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Water, sanitation, hygiene, and waste management for the COVID-19 virus

3. Toilets and the handling of faeces

It is critical to conduct hand hygiene when there is suspected or direct contact with faeces (if hands are dirty, then soap and water are preferred to the use of an alcohol-based hand rub). If the patient is unable to use a latrine, excreta should be collected in either a diaper or a clean bedpan and immediately and carefully disposed of into a separate toilet or latrine used only by suspected or confirmed cases of COVID-19. In all health care settings, including those with suspected or confirmed COVID-19 cases, faeces must be treated as a biohazard and handled as little as possible. Anyone handling faeces should follow WHO contact and droplet precautions18 and use PPE to prevent exposure, including long-sleeved gowns, gloves, boots, masks, and goggles or a face shield. If diapers are used, they should be disposed of as infectious waste as they would be in all situations. Workers should be properly trained in how to put on, use, and remove PPE so that these protective barriers are not breached.25 If PPE is not available or the supply is limited, hand hygiene should be regularly practiced, and workers should keep at least 1 m distance from any suspected or confirmed cases.

If a bedpan is used, after disposing of excreta from it, the bedpan should be cleaned with a neutral detergent and water, disinfected with a 0.5% chlorine solution, and then rinsed with clean water; the rinse water should be disposed of in a drain or a toilet or latrine. Other effective disinfectants include commercially available quaternary ammonium compounds, such as cetylpyridinium chloride, used according to manufacturer’s instructions, and peracetic or peroxyacetic acid at concentrations of 500−2000 mg/L.26

Chlorine is ineffective for disinfecting media containing large amounts of solid and dissolved organic matter. Therefore, there is limited benefit to adding chlorine solution to fresh excreta and it is possible that this may introduce risks associated with splashing.

4. Emptying latrines and holding tanks, and transporting excreta off-site.

There is no reason to empty latrines and holding tanks of excreta from suspected or confirmed COVID-19 cases unless they are at capacity. In general, the best practices for safely managing excreta should be followed. Latrines or holding tanks should be designed to meet patient demand, considering potential sudden increases in cases, and there should be a regular schedule for emptying them based on the wastewater volumes generated. PPE (long-sleeved gown, gloves, boots, masks, and goggles or a face shield) should be worn at all times when handling or transporting excreta offsite, and great care should be taken to avoid splashing. For crews, this includes pumping out tanks or unloading pumper trucks. After handling the waste and once there is no risk of further exposure, individuals should safely remove their PPE and perform hand hygiene before entering the transport vehicle. Soiled PPE should be put in a sealed bag for later safe laundering (see Cleaning practices). Where there is no off-site treatment, in-situ treatment can be done using lime. Such treatment involves using a 10% lime slurry added at 1-part lime slurry per 10 parts of waste.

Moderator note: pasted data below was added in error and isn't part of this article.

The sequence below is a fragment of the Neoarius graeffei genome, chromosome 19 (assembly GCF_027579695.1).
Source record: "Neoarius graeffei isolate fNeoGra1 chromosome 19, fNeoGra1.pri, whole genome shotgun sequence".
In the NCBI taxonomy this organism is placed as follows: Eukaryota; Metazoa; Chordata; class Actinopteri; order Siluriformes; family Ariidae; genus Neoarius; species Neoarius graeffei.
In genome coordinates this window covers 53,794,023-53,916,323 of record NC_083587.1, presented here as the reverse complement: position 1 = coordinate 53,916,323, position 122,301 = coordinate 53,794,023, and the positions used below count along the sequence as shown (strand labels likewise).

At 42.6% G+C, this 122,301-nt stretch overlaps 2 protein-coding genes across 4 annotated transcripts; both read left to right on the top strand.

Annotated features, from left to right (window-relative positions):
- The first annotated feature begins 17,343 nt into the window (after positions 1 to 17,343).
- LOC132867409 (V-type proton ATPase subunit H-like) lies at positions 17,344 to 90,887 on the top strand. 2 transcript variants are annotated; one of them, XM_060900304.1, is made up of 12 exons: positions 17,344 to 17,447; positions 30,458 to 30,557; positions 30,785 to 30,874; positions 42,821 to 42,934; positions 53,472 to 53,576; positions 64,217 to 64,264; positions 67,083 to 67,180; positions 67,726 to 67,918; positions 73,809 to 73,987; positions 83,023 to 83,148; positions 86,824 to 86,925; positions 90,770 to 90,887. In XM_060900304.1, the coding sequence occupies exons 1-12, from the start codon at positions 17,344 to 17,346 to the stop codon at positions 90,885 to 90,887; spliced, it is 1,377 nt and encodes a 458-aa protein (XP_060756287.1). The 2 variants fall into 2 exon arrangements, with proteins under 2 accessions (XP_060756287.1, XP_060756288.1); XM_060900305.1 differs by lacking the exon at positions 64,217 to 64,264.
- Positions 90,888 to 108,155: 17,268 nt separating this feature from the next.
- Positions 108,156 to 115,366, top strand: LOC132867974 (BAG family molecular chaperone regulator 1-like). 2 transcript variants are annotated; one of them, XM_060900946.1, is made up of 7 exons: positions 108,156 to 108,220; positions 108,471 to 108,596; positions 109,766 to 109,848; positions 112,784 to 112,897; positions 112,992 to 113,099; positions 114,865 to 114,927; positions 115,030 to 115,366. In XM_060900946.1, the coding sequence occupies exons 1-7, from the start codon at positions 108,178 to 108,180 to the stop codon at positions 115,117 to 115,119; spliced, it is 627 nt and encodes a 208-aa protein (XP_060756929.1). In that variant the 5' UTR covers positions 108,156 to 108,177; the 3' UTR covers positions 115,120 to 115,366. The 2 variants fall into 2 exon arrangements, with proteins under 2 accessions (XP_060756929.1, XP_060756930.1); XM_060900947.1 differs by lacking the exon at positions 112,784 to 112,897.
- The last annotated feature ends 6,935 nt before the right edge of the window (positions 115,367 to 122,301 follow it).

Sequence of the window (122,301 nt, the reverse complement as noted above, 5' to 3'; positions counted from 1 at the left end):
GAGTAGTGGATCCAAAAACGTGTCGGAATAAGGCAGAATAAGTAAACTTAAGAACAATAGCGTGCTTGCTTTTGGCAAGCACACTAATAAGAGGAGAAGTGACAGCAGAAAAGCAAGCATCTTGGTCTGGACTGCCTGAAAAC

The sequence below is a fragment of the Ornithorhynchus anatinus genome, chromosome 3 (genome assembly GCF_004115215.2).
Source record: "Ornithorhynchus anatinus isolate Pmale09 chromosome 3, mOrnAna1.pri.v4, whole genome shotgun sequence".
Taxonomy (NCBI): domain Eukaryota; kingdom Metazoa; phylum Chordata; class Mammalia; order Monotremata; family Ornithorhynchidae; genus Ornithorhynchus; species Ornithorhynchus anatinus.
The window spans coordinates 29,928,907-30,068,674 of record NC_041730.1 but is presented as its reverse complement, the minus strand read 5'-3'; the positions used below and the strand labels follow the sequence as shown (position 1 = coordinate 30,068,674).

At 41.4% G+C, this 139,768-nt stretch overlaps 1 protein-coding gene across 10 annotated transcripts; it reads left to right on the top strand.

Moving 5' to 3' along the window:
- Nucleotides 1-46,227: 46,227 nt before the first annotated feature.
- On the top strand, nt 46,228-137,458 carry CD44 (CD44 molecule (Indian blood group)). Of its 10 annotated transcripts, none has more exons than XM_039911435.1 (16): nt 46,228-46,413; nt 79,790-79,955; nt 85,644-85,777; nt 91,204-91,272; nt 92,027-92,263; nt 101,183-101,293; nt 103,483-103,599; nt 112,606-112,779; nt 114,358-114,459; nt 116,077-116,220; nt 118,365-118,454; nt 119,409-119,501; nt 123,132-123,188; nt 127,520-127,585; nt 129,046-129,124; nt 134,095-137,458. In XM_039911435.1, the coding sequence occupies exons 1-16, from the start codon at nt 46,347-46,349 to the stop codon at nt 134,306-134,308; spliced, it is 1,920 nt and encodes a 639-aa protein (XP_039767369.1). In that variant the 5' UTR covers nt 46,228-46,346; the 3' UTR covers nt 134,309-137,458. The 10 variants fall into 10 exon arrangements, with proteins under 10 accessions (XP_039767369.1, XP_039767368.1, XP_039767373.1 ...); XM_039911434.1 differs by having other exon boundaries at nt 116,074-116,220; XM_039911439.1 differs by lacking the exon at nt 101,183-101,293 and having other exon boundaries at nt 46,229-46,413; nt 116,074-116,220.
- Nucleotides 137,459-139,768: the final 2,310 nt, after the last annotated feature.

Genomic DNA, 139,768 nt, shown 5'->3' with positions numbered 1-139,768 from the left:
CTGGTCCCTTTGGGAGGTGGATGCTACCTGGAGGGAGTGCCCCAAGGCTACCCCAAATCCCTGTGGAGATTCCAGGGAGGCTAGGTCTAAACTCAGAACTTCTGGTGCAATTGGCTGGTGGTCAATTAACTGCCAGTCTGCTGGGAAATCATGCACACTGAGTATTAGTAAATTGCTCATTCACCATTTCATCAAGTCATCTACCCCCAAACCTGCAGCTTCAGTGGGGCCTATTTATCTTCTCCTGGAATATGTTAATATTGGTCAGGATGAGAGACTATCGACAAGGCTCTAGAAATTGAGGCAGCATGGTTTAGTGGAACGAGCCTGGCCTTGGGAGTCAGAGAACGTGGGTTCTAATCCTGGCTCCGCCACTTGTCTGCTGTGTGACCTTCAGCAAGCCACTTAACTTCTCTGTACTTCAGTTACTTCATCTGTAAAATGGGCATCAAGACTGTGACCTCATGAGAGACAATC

5. Cleaning practices

Recommended cleaning and disinfection procedures for health care facilities should be followed consistently and correctly.19 Laundry should be done and surfaces in all environments in which COVID-19 patients receive care (treatment units, community care centres) should be cleaned at least once a day and when a patient is discharged.27 Many disinfectants are active against enveloped viruses, such as the COVID-19 virus, including commonly used hospital disinfectants. Currently, WHO recommends using:

·  70% ethyl alcohol to disinfect small areas between uses, such as reusable dedicated equipment (for example, thermometers);

·  sodium hypochlorite at 0.5% (equivalent to 5000 ppm) for disinfecting surfaces

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